• Title, Summary, Keyword: Nasopharyngeal neoplasm

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Nasopharyngeal Cancer with Temporomandibular Disorder and Neurologic Symptom: A Case Report

  • Hong, Jung-Hun;Kwon, Jeong-Seung;Ahn, Hyung-Joon;Kim, Seong-Taek;Choi, Jong-Hoon
    • Journal of Oral Medicine and Pain
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    • v.39 no.1
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    • pp.26-28
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    • 2014
  • Nasopharyngeal cancer is malignant tumor of nasopharyngeal area that is characterized of lymphadenopathy, pain, otitis media, hearing loss and cranial nerve palsy and may present symptoms similar to temporomandibular disorder such as facial pain and trismus. In this case, the patient with symptoms similar to temporomandibular disorder after surgery for otitis media presented with facial paresthesia and masticatory muscle weakness. Examinaion of trigemimal nerve was shown sensory and motor abnormaility. The patient was referred to a neurologist. Nasopharyngeal cancer was suspected on computed tomography and magnetic resonance imaging and was confirmed by biopsy. If the patient presenting with paresthesia and muscle weakness the cranial nerve examination should be performed regardless of typical temporomandibular disorder symptom. The neurologic symptom can be caused by neoplasm such as brain tumor and nasopharyngeal cancer. Nasopharyngeal cancer on rosenmuller fossa can develop otitis media. Therefore, the patient with otitis media history should be consulted to otorhinolaryngologist to examin the nasopharyngeal area.

A Case of Nasopharyngeal Carcinoma with Metastatic Axillary Node after Concurrent Chemoradiotherapy (치료 후 액와 림프절의 전이를 보인 비인강암 1례)

  • Hong, Hyun-Jun;Lee, Won-Il;Park, Mi-Na;Chung, Eun-Ji;Kim, Yong-Tai;Choi, Eun-Chang
    • Korean Journal of Head & Neck Oncology
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    • v.25 no.1
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    • pp.43-46
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    • 2009
  • Nasopharyngeal carcinomas are epithelial neoplasm derived from nasopharyngeal mucosa. Nasopharyngeal carcinoma involved cervical lymph nodes frequently. However, nasopharyngeal carcinoma with metastatic axillary node after concurrent chemoradiotherapy was reported rarely. We report the patients who was a 34-year-old man diagnosed as nasopharyngeal carcinoma. He was treated by concurrent chemo-radiotherapy. But axillary node metastasis was found after treatment in 2 years. After surgical resection of axillary lymph node, there is no evidence of disease.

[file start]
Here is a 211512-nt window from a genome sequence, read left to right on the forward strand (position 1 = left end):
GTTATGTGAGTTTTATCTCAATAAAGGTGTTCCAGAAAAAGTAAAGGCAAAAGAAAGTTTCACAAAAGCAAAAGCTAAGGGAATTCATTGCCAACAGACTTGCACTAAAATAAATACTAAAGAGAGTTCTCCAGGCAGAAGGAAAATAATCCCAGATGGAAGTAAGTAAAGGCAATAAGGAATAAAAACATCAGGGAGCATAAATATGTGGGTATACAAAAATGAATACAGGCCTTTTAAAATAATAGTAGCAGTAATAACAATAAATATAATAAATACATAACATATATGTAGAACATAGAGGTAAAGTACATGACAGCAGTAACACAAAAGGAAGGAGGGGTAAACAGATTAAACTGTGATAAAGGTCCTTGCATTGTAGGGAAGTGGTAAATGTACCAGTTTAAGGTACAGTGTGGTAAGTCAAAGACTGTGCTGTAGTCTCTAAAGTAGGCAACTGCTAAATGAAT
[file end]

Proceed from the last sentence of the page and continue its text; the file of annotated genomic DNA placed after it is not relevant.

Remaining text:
Prognostic Factors on Overall Survival of Newly Diagnosed Metastatic Nasopharyngeal Carcinoma

  • Li, Jia-Xin;Huang, Shao-Min;Wen, Bi-Xiu;Lu, Tai-Xiang
    • Asian Pacific Journal of Cancer Prevention
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    • v.15 no.7
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    • pp.3169-3173
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    • 2014
  • Background: To investigate factors associated with overall survival in patients with newly diagnosed metastatic nasopharyngeal carcinoma. Materials and Methods: Two hundred and two consecutive patients with pathologically confirmed nasopharyngeal carcinoma with distant metastasis at diagnosis seen between December 2007 and May 2011 were reviewed. Patient, tumor and treatment factors were analyzed for their significance regarding overall survival. Results: The median follow-up time was 22 months. At the time of this report, 116 patients had died. For 112 patients, cause of death was nasopharyngeal carcinoma. The 1, 2, 3, and 4-year overall survival rates were 75.6%, 50.2%, 39.2%, and 28.2%, respectively. Cox regression multivariate analysis showed that T-stage (p=0.045), N-stage (p=0.014), metastasis number (p<0.001) and radiotherapy for nasopharynx and neck (p<0.001) were significant factors for overall survival. Conclusions: Early T-stage and N-stage, solitary metastasis in a single organ were good prognostic factors for patients with newly diagnosed metastatic nasopharyngeal carcinoma. Radiotherapy should be strongly recommended in systemic treatment.

Tumor volume/metabolic information can improve the prognostication of anatomy based staging system for nasopharyngeal cancer? Evaluation of the 8th edition of the AJCC/UICC staging system for nasopharyngeal cancer

  • Jeong, Yuri;Lee, Sang-wook
    • Radiation Oncology Journal
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    • v.36 no.4
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    • pp.295-303
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    • 2018
  • Purpose: We evaluated prognostic value of the 8th edition of the American Joint Committee on Cancer/International Union for Cancer Control (AJCC/UICC) staging system for nasopharyngeal cancer and investigated whether tumor volume/metabolic information refined prognostication of anatomy based staging system. Materials and Methods: One hundred thirty-three patients with nasopharyngeal cancer who were staged with magnetic resonance imaging (MRI) and treated with intensity-modulated radiotherapy (IMRT) between 2004 and 2013 were reviewed. Multivariate analyses were performed to evaluate prognostic value of the 8th edition of the AJCC/UICC staging system and other factors including gross tumor volume and maximum standardized uptake value of primary tumor (GTV-T and SUV-T). Results: Median follow-up period was 63 months. In multivariate analysis for overall survival (OS), stage group (stage I-II vs. III-IVA) was the only significant prognostic factor. However, 5-year OS rates were not significantly different between stage I and II (100% vs. 96.2%), and between stage III and IVA (80.1% vs. 71.7%). Although SUV-T and GTV-T were not significant prognostic factors in multivariate analysis, those improved prognostication of stage group. The 5-year OS rates were significantly different between stage I-II, III-IV (SUV-T ≤ 16), and III-IV (SUV-T > 16) (97.2% vs. 78% vs. 53.8%), and between stage I, II-IV (GTV-T ≤ 33 mL), and II-IV (GTV-T > 33 mL) (100% vs. 87.3% vs. 66.7%). Conclusion: Current anatomy based staging system has limitations on prognostication for nasopharyngeal cancer despite the most accurate assessment of tumor extent by MRI. Tumor volume/metabolic information seem to improve prognostication of current anatomy based staging system, and further studies are needed to confirm its clinical significance.